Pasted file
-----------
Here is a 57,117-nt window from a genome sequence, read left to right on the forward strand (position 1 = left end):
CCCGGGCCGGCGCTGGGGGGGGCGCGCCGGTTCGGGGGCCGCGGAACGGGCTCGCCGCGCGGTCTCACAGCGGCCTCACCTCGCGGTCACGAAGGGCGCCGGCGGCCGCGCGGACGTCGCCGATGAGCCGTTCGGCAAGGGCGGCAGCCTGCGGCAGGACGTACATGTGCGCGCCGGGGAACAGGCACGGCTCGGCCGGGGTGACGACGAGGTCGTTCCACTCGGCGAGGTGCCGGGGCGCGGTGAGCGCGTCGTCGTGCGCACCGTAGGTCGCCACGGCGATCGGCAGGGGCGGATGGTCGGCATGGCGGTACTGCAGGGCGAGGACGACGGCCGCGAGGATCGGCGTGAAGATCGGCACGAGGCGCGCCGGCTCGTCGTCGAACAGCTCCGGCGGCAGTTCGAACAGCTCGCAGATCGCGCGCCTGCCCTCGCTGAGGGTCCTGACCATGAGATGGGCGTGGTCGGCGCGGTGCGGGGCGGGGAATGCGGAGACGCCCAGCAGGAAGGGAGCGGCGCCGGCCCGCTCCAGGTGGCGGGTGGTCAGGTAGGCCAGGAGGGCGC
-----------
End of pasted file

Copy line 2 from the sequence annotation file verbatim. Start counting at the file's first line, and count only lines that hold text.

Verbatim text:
CCCGGGCCGGCGCTGGGGGGGGCGCGCCGGTTCGGGGGCCGCGGAACGGGCTCGCCGCGCGGTCTCACAGCGGCCTCACCTCGCGGTCACGAAGGGCGCCGGCGGCCGCGCGGACGTCGCCGATGAGCCGTTCGGCAAGGGCGGCAGCCTGCGGCAGGACGTACATGTGCGCGCCGGGGAACAGGCACGGCTCGGCCGGGGTGACGACGAGGTCGTTCCACTCGGCGAGGTGCCGGGGCGCGGTGAGCGCGTCGTCGTGCGCACCGTAGGTCGCCACGGCGATCGGCAGGGGCGGATGGTCGGCATGGCGGTACTGCAGGGCGAGGACGACGGCCGCGAGGATCGGCGTGAAGATCGGCACGAGGCGCGCCGGCTCGTCGTCGAACAGCTCCGGCGGCAGTTCGAACAGCTCGCAGATCGCGCGCCTGCCCTCGCTGAGGGTCCTGACCATGAGATGGGCGTGGTCGGCGCGGTGCGGGGCGGGGAATGCGGAGACGCCCAGCAGGAAGGGAGCGGCGCCGGCCCGCTCCAGGTGGCGGGTGGTCAGGTAGGCCAGGAGGGCGC